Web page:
Gary brings up a good point on the Blockbuster thing – and the answer, apparently, is US.
Let me explain. I live in a quaint little Connecticut town, inhabited mostly by uber-rich New York stockbrokers and hedge fund barons. It’s a town full of trendy boutiques and 5-star restaurants. Our local video store is another of these, who have seen rapidly declining business over the past few years, since EVERYBODY here has a home theater – and are, by their nature, heavy users of online services. The disc is already dead, and people here know it. So here’s the really funny item – this video store is suing the town library, and they’re turning it into a class-action suit against libraries themselves – as the destroyers of the video rental industry. So our town government, and through it, all of us, are being sued for destroying their business, since in an effort to bring people into the library again, they’ve started stocking new-release DVDs and Blu-Ray discs – loaning them out free on your library card.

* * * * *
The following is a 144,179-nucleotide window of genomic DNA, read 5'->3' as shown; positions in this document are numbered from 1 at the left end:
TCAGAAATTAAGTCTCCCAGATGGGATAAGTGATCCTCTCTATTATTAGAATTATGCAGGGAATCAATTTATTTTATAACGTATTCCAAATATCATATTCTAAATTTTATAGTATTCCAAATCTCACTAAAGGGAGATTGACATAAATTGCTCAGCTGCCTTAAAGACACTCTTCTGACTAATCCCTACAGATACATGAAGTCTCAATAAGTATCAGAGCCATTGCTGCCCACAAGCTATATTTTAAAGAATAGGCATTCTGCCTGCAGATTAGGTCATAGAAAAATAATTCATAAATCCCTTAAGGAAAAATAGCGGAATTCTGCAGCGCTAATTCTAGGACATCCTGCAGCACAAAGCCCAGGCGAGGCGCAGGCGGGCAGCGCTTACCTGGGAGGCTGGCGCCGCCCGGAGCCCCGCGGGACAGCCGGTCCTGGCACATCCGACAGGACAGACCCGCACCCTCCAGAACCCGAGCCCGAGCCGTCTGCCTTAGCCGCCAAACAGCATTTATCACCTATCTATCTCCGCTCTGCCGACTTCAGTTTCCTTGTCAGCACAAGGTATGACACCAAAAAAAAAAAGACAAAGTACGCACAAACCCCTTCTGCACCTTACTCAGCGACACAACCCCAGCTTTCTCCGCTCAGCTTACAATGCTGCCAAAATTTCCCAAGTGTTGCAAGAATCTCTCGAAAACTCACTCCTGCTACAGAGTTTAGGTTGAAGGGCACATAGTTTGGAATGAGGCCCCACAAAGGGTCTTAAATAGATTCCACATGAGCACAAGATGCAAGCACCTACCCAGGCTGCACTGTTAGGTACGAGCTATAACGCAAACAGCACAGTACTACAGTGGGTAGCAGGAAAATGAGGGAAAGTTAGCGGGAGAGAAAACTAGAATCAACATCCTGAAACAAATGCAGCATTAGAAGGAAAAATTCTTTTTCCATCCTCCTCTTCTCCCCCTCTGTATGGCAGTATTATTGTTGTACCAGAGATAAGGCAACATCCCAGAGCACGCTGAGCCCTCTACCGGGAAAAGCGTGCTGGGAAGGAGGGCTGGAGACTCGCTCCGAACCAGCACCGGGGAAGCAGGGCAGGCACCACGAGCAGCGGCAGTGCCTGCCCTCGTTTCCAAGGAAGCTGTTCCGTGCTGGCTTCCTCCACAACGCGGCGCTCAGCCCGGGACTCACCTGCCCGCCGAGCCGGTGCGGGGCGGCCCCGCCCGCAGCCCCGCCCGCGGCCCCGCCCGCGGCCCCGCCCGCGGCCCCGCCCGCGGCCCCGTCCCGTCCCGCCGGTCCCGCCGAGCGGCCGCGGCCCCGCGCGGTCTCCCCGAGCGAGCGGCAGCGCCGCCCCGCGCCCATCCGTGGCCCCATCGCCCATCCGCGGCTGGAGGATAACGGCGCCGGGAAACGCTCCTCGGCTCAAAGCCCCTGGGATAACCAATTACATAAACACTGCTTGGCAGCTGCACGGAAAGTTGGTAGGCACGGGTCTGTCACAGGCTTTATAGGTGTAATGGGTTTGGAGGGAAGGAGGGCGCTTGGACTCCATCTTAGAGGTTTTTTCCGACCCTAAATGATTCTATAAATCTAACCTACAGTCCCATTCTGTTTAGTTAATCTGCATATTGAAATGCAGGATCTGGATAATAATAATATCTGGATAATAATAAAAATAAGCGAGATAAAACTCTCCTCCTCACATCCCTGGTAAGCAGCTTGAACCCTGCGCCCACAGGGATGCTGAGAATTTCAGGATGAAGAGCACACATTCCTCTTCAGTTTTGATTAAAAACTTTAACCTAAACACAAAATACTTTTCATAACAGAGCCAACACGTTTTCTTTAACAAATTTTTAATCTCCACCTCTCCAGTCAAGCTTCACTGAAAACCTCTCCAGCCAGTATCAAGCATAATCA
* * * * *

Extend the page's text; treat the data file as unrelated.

I have two points here… one is that the video rental industry is still clueless as to why their business isn’t salable anymore. The other is that we need to do SOMETHING to save libraries in this country. Many are becoming community centers more than they are places to get books… and that’s good. Speaking as a kid whose greatest joy was getting my first library card and browsing through the stacks, I think there’s a need for libraries beyond their content. Many people in our industry have done a lot to keep libraries alive, by installing media systems and computer networks. Keep doing it, because, with all due respect to the internet, it’s really no substitute for the learning and social experience to be had in a library. And neither is Facebook or Twitter.